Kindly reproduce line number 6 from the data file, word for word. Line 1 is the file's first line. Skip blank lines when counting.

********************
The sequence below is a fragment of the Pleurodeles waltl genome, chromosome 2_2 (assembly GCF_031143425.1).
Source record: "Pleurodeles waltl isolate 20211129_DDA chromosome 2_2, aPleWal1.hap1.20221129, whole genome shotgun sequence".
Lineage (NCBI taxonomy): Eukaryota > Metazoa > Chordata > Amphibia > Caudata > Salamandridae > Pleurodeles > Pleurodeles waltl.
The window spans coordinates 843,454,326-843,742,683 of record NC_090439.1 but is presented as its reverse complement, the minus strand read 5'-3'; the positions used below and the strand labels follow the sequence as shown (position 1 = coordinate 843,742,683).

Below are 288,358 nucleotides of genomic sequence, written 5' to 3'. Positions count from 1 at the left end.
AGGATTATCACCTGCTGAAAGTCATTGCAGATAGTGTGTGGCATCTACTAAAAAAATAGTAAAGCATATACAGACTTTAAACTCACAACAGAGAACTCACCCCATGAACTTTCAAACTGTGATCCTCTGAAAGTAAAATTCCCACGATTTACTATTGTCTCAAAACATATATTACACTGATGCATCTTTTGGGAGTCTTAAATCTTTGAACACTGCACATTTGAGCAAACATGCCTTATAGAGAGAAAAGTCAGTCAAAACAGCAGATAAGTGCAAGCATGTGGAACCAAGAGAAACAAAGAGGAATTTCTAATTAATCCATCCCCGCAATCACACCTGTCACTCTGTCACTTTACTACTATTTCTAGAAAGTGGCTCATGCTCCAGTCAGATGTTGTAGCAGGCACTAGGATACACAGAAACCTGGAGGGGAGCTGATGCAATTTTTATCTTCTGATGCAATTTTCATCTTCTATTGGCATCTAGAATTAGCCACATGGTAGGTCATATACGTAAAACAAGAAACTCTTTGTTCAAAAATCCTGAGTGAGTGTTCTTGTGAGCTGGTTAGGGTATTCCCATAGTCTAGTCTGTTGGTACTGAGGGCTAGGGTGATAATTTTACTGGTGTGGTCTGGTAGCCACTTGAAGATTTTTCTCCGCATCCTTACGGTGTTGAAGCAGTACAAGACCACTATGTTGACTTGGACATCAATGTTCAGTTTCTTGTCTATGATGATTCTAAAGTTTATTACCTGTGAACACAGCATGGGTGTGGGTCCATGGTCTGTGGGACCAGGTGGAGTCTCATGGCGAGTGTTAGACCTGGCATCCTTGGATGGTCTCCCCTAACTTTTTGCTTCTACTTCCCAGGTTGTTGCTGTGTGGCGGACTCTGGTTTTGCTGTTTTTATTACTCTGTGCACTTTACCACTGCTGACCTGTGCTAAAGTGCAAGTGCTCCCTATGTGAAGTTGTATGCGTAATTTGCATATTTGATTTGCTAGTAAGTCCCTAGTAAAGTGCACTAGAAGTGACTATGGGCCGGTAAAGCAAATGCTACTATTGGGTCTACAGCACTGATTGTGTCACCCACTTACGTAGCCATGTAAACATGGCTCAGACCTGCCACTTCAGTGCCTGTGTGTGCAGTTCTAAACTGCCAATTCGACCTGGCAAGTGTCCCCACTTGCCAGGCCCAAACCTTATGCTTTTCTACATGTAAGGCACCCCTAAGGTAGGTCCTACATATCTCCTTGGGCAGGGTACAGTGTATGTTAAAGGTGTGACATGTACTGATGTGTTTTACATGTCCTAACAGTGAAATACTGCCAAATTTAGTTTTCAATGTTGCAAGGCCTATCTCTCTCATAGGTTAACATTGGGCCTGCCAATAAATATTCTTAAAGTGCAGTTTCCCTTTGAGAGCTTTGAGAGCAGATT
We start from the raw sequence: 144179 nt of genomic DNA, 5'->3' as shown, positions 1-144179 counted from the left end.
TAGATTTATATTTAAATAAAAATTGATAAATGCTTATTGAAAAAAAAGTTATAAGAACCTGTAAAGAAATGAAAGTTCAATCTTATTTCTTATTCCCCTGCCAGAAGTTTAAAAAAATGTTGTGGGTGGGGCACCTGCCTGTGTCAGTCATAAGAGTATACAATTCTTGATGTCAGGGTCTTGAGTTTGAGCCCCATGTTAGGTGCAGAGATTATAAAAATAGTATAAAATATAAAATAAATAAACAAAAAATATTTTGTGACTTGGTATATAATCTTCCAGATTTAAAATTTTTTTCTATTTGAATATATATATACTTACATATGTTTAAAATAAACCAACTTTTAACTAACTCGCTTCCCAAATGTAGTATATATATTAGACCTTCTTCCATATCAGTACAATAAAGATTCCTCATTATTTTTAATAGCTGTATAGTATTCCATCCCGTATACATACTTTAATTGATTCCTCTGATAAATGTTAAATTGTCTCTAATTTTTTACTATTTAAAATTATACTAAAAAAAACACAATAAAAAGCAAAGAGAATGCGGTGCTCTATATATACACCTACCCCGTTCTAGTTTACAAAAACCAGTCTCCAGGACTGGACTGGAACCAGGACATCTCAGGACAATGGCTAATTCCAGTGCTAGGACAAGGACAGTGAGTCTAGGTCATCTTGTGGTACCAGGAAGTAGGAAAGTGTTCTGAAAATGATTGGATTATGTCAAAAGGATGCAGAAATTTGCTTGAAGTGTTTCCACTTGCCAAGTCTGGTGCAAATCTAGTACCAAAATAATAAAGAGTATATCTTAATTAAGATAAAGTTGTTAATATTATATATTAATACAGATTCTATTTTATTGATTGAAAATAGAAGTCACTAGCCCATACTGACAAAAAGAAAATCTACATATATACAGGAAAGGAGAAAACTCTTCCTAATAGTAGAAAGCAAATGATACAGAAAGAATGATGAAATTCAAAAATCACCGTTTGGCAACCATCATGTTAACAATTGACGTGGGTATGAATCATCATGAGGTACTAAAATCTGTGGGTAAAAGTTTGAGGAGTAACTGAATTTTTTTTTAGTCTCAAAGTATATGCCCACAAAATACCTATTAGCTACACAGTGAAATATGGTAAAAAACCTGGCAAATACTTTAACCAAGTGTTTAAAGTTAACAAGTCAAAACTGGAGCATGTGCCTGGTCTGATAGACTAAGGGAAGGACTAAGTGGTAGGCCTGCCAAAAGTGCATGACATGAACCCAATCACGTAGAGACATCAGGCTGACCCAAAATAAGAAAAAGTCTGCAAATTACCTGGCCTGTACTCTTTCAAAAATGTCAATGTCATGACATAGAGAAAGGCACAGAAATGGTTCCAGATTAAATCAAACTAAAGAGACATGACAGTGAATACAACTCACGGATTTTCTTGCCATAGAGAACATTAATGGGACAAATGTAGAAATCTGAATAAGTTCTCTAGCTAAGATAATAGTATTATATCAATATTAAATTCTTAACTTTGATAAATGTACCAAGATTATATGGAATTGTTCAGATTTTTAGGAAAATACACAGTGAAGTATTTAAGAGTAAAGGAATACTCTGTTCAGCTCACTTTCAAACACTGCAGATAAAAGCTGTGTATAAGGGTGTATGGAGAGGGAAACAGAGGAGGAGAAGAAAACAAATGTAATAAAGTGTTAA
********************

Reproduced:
AGGATTATCACCTGCTGAAAGTCATTGCAGATAGTGTGTGGCATCTACTAAAAAAATAGTAAAGCATATACAGACTTTAAACTCACAACAGAGAACTCACCCCATGAACTTTCAAACTGTGATCCTCTGAAAGTAAAATTCCCACGATTTACTATTGTCTCAAAACATATATTACACTGATGCATCTTTTGGGAGTCTTAAATCTTTGAACACTGCACATTTGAGCAAACATGCCTTATAGAGAGAAAAGTCAGTCAAAACAGCAGATAAGTGCAAGCATGTGGAACCAAGAGAAACAAAGAGGAATTTCTAATTAATCCATCCCCGCAATCACACCTGTCACTCTGTCACTTTACTACTATTTCTAGAAAGTGGCTCATGCTCCAGTCAGATGTTGTAGCAGGCACTAGGATACACAGAAACCTGGAGGGGAGCTGATGCAATTTTTATCTTCTGATGCAATTTTCATCTTCTATTGGCATCTAGAATTAGCCACATGGTAGGTCATATACGTAAAACAAGAAACTCTTTGTTCAAAAATCCTGAGTGAGTGTTCTTGTGAGCTGGTTAGGGTATTCCCATAGTCTAGTCTGTTGGTACTGAGGGCTAGGGTGATAATTTTACTGGTGTGGTCTGGTAGCCACTTGAAGATTTTTCTCCGCATCCTTACGGTGTTGAAGCAGTACAAGACCACTATGTTGACTTGGACATCAATGTTCAGTTTCTTGTCTATGATGATTCTAAAGTTTATTACCTGTGAACACAGCATGGGTGTGGGTCCATGGTCTGTGGGACCAGGTGGAGTCTCATGGCGAGTGTTAGACCTGGCATCCTTGGATGGTCTCCCCTAACTTTTTGCTTCTACTTCCCAGGTTGTTGCTGTGTGGCGGACTCTGGTTTTGCTGTTTTTATTACTCTGTGCACTTTACCACTGCTGACCTGTGCTAAAGTGCAAGTGCTCCCTATGTGAAGTTGTATGCGTAATTTGCATATTTGATTTGCTAGTAAGTCCCTAGTAAAGTGCACTAGAAGTGACTATGGGCCGGTAAAGCAAATGCTACTATTGGGTCTACAGCACTGATTGTGTCACCCACTTACGTAGCCATGTAAACATGGCTCAGACCTGCCACTTCAGTGCCTGTGTGTGCAGTTCTAAACTGCCAATTCGACCTGGCAAGTGTCCCCACTTGCCAGGCCCAAACCTTATGCTTTTCTACATGTAAGGCACCCCTAAGGTAGGTCCTACATATCTCCTTGGGCAGGGTACAGTGTATGTTAAAGGTGTGACATGTACTGATGTGTTTTACATGTCCTAACAGTGAAATACTGCCAAATTTAGTTTTCAATGTTGCAAGGCCTATCTCTCTCATAGGTTAACATTGGGCCTGCCAATAAATATTCTTAAAGTGCAGTTTCCCTTTGAGAGCTTTGAGAGCAGATT